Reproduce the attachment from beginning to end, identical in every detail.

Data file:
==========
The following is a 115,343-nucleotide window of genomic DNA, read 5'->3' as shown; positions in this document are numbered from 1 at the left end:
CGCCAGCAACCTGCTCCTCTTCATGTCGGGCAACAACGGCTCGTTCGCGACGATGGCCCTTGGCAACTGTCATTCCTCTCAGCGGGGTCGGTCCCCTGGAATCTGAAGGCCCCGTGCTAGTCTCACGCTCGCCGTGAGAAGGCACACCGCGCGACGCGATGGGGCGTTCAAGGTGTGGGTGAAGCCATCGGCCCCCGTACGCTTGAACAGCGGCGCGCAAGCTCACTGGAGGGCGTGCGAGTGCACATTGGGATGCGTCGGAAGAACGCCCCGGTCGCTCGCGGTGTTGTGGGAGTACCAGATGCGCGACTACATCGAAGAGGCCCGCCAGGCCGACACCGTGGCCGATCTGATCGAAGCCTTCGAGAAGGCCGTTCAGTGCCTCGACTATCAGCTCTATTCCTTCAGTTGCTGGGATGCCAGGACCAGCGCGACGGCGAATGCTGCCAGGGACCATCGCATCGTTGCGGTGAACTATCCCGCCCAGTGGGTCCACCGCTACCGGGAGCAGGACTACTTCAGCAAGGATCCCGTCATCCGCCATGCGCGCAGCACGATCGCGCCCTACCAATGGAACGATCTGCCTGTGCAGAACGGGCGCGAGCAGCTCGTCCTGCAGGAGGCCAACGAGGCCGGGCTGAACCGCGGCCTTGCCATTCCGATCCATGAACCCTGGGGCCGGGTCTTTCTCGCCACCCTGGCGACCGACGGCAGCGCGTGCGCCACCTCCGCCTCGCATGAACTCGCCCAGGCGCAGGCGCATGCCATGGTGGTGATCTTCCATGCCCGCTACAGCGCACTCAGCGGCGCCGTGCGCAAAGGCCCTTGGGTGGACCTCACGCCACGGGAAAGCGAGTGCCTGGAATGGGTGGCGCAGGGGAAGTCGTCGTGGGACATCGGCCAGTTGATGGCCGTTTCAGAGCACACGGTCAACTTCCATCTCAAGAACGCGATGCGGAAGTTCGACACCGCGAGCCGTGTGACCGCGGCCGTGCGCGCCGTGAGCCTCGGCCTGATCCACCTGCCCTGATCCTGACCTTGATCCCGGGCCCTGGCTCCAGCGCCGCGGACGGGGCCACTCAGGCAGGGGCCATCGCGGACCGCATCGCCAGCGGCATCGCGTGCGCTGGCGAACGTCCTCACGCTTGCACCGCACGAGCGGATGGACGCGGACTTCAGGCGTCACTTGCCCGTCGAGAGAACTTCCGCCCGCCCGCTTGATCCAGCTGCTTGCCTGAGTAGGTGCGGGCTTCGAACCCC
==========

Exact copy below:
The following is a 115,343-nucleotide window of genomic DNA, read 5'->3' as shown; positions in this document are numbered from 1 at the left end:
CGCCAGCAACCTGCTCCTCTTCATGTCGGGCAACAACGGCTCGTTCGCGACGATGGCCCTTGGCAACTGTCATTCCTCTCAGCGGGGTCGGTCCCCTGGAATCTGAAGGCCCCGTGCTAGTCTCACGCTCGCCGTGAGAAGGCACACCGCGCGACGCGATGGGGCGTTCAAGGTGTGGGTGAAGCCATCGGCCCCCGTACGCTTGAACAGCGGCGCGCAAGCTCACTGGAGGGCGTGCGAGTGCACATTGGGATGCGTCGGAAGAACGCCCCGGTCGCTCGCGGTGTTGTGGGAGTACCAGATGCGCGACTACATCGAAGAGGCCCGCCAGGCCGACACCGTGGCCGATCTGATCGAAGCCTTCGAGAAGGCCGTTCAGTGCCTCGACTATCAGCTCTATTCCTTCAGTTGCTGGGATGCCAGGACCAGCGCGACGGCGAATGCTGCCAGGGACCATCGCATCGTTGCGGTGAACTATCCCGCCCAGTGGGTCCACCGCTACCGGGAGCAGGACTACTTCAGCAAGGATCCCGTCATCCGCCATGCGCGCAGCACGATCGCGCCCTACCAATGGAACGATCTGCCTGTGCAGAACGGGCGCGAGCAGCTCGTCCTGCAGGAGGCCAACGAGGCCGGGCTGAACCGCGGCCTTGCCATTCCGATCCATGAACCCTGGGGCCGGGTCTTTCTCGCCACCCTGGCGACCGACGGCAGCGCGTGCGCCACCTCCGCCTCGCATGAACTCGCCCAGGCGCAGGCGCATGCCATGGTGGTGATCTTCCATGCCCGCTACAGCGCACTCAGCGGCGCCGTGCGCAAAGGCCCTTGGGTGGACCTCACGCCACGGGAAAGCGAGTGCCTGGAATGGGTGGCGCAGGGGAAGTCGTCGTGGGACATCGGCCAGTTGATGGCCGTTTCAGAGCACACGGTCAACTTCCATCTCAAGAACGCGATGCGGAAGTTCGACACCGCGAGCCGTGTGACCGCGGCCGTGCGCGCCGTGAGCCTCGGCCTGATCCACCTGCCCTGATCCTGACCTTGATCCCGGGCCCTGGCTCCAGCGCCGCGGACGGGGCCACTCAGGCAGGGGCCATCGCGGACCGCATCGCCAGCGGCATCGCGTGCGCTGGCGAACGTCCTCACGCTTGCACCGCACGAGCGGATGGACGCGGACTTCAGGCGTCACTTGCCCGTCGAGAGAACTTCCGCCCGCCCGCTTGATCCAGCTGCTTGCCTGAGTAGGTGCGGGCTTCGAACCCC